Florida is known the world over as a vacation destination, and Sarasota, with its beautiful beaches, culture, and tropical lifestyle is a prime hotspot in the state. Sarasota is also a great place to own vacation property. If you're considering buying a second home to use either as a vacation getaway or an investment property, you probably have a lot of questions regarding loans and taxes and how these change with the purpose of the home. To help you, here is a quick primer explaining the difference between the two, so you can make an educated decision before you buy.
Make sure it's legal
If there is even a chance you'll want to rent out the property you are about to purchase, make sure there are no policies, codes, or restrictions in place to keep you from doing so. This is quite often the case with condominiums, gated communities, and deed-restricted neighborhoods. Check with the condo association or homeowner's association before buying and make sure you have it in writing that you have the right to rent out your property.
Second home, dual use property, or investment property?
If you plan to purchase a vacation home only for personal use and don't plan to rent it out, then it would be considered a second home. For many people, a getaway for more than a few weeks per year is difficult, making it hard to justify an additional mortgage and associated property taxes. Many second homes are rented out either part or all of the time the owner is not using it. In this case it is considered an investment property while it is rented, and a second home while it is being used by the owners. This sort of dual use property is very common in well-known vacation areas like Sarasota. The last option is of course that you will only rent out the home, in which case it is strictly an investment property.
Defraying the costs of a second home
As mentioned above, if you are only going to use the home a few weeks per year, this can be an expensive undertaking as you will have the same basic expenses as your first home; the property will sit vacant for long periods of time, leaving it vulnerable to a host of calamities. One way to defray these costs is to rent the home out for 14 days or fewer a year. No matter how much you pocket in rental costs, the money is tax-free as long as you don't go over the two week maximum. Anything beyond that and the home is considered a rental property, so you will have to report all rental income to the IRS.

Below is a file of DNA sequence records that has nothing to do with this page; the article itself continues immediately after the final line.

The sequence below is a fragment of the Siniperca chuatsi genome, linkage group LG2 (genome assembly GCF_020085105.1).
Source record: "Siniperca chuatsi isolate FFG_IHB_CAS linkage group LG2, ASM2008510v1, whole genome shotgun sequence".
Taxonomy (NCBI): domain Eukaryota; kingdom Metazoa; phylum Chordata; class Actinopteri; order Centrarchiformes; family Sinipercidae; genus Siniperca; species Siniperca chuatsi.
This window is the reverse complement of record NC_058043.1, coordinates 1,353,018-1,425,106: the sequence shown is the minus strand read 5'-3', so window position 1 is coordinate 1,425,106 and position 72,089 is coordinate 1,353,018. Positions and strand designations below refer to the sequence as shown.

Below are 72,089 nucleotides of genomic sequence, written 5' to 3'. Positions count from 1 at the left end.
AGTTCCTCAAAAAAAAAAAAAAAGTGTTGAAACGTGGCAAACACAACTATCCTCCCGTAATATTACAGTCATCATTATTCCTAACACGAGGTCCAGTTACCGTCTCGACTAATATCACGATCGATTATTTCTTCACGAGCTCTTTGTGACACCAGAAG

Have your cake and eat it too
If you decide to use your vacation home as a rental, the IRS will allocate between the two uses on a percentage basis. If you stayed in the home for two weeks and rented it out for 18 weeks, it would be considered an investment (rental) property for 90% of the time and taxed accordingly. The other 10% would be taxed as if it were simply a second home. The advantage here is that you would also be able to write off your costs and expenses on this same percentage basis.
An investment property is a business
Because an investment property is considered a business, you can deduct practically all of the expenses you incur from owning and managing the property. You can also claim a loss against another source of income. If your adjusted gross income is less than $100,000, than this could be as high as $25,000 a year. You can also claim this deduction if you are actively managing the property as a full-time career.
A final consideration
Because the IRS no longer allows you to deduct your primary mortgage from taxes when you use a second mortgage to purchase an investment property, the wisest choice for now is to pay cash for that second home.
Owning a second home can be either a terrible financial burden or a fantastic investment. Knowing how much you intend to use the property, how you will pay for it, and how much you want to be involved with managing it are the primary things to consider before buying the vacation getaway you've always dreamed of.
Sarasota Area Real Estate Specialist